WASHINGTON: The American Chemistry Council (ACC) will begin hearing final pitches this week for a $50 million campaign to revive the embattled industry's image.
The competition has been narrowed to three teams of advertising and PR shops: Ogilvy PR Worldwide and Ogilvy & Mather, Burson-Marsteller and Young & Rubicam, and Middleberg Euro RSCG and Euro RSCG Worldwide.
A decision is expected by mid-March.
Conducting the search is a task force made up of executives from ACC member companies, along with Los Angeles-based consultancy Bob Wolf Partners/TPG (BWP).
"There is a disparity between the public image of the (chemical) industry and the benefits that the industry provides to our society," said Dan Pearlman, CEO and managing partner of BWP. "And that disparity has resulted in an uneven playing field where activists can say anything they want about the industry, yet there's no balance or counterargument in the stories."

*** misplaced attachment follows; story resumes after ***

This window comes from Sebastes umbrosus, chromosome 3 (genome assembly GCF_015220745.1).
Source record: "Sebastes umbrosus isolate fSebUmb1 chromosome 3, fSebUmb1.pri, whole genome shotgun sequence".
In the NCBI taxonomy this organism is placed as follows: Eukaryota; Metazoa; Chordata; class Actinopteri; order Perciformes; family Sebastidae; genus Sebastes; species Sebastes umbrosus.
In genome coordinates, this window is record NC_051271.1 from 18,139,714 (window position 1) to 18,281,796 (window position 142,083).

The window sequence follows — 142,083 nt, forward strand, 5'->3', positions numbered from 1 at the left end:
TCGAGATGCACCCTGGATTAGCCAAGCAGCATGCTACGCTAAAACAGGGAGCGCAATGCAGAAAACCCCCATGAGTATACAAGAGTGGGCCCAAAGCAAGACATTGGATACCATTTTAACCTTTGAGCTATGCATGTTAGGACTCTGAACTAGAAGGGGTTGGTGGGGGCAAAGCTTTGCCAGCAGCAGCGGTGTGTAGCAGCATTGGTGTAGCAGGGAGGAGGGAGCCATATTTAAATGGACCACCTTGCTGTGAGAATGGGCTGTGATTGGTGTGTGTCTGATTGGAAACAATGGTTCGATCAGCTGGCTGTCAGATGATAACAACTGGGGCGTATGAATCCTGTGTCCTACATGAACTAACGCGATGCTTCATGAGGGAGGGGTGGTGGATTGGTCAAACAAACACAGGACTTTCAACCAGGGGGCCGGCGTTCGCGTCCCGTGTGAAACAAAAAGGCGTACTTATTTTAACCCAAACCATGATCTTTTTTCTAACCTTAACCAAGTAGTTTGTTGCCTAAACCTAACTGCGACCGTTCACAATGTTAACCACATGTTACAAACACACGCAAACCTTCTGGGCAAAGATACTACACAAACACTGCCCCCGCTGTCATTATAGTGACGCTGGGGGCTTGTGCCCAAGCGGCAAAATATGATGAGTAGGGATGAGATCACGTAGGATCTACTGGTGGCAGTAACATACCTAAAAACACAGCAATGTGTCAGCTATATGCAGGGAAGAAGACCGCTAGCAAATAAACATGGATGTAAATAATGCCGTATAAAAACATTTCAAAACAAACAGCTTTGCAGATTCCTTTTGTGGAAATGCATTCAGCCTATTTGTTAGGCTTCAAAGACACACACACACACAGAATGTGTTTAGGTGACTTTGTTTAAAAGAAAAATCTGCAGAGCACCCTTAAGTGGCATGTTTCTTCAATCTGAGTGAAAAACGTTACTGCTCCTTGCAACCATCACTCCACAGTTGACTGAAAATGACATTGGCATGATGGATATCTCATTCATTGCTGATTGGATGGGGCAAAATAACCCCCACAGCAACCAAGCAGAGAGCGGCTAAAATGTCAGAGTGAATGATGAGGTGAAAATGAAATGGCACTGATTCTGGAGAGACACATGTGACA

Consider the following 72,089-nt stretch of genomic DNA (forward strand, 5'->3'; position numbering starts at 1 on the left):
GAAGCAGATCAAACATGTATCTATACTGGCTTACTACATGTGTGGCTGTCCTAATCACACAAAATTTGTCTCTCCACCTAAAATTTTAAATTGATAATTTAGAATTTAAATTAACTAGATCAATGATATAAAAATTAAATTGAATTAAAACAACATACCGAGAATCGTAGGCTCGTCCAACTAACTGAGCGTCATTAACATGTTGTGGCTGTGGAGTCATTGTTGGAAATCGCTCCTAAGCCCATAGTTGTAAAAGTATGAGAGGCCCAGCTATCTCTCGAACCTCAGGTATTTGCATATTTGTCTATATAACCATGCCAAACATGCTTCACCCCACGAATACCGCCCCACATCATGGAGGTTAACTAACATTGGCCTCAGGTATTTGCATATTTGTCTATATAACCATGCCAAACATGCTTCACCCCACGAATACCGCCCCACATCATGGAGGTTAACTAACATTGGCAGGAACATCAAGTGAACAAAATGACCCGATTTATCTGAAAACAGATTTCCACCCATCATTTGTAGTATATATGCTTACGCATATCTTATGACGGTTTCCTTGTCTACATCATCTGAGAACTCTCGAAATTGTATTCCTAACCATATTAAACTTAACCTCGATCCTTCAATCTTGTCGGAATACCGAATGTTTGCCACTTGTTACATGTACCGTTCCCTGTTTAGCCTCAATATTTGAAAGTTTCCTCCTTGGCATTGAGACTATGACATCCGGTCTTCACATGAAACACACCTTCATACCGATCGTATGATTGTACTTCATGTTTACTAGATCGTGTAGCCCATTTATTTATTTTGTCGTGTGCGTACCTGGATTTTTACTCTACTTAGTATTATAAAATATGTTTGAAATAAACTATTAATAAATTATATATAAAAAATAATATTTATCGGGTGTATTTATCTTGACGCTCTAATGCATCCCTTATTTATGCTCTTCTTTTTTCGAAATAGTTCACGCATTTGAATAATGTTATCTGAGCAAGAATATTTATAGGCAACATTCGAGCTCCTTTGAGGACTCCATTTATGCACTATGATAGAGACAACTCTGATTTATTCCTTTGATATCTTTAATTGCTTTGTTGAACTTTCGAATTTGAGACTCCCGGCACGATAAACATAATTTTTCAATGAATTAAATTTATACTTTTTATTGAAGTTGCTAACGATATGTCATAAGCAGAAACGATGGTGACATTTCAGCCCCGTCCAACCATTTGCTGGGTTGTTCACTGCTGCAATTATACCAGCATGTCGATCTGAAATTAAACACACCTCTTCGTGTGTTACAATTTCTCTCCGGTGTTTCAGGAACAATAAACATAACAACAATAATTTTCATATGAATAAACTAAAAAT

What is still unclear, however, is which medium will take the lead. "There is a public affairs component, there may or may not be an ad component, there may or may not be an interactive component," Pearlman speculated.
"There are many ways to communicate this message, and the task force is charged with doing this in a media-neutral and cost-effective way."
Among the ACC's recent efforts have been taking a strong stance in the battle to cut greenhouse emissions, and communicating with Congress the importance of finding alternatives to natural gas.
Sources close to the competition say the ACC's proposed effort is modeled on the American Plastics Council's (APC) 1990s integrated campaign showing different ways plastics have made lives better, longer, and safer - largely considered one of the most successful efforts ever to reposition an entire industry.
Backing up the speculation is the fact that the ACC recently merged with the APC and reports that several key APC people are assisting in the search.
The competition seems to hinge not on familiarity with the chemical industry, but a proven ability to turn brands around.
As the primary representation for the US' largest chemical companies, the ACC changed its name in 2000 as the first step toward remaking itself in the wake of rising public antipathy. It had been known as the Chemical Manufacturers Association.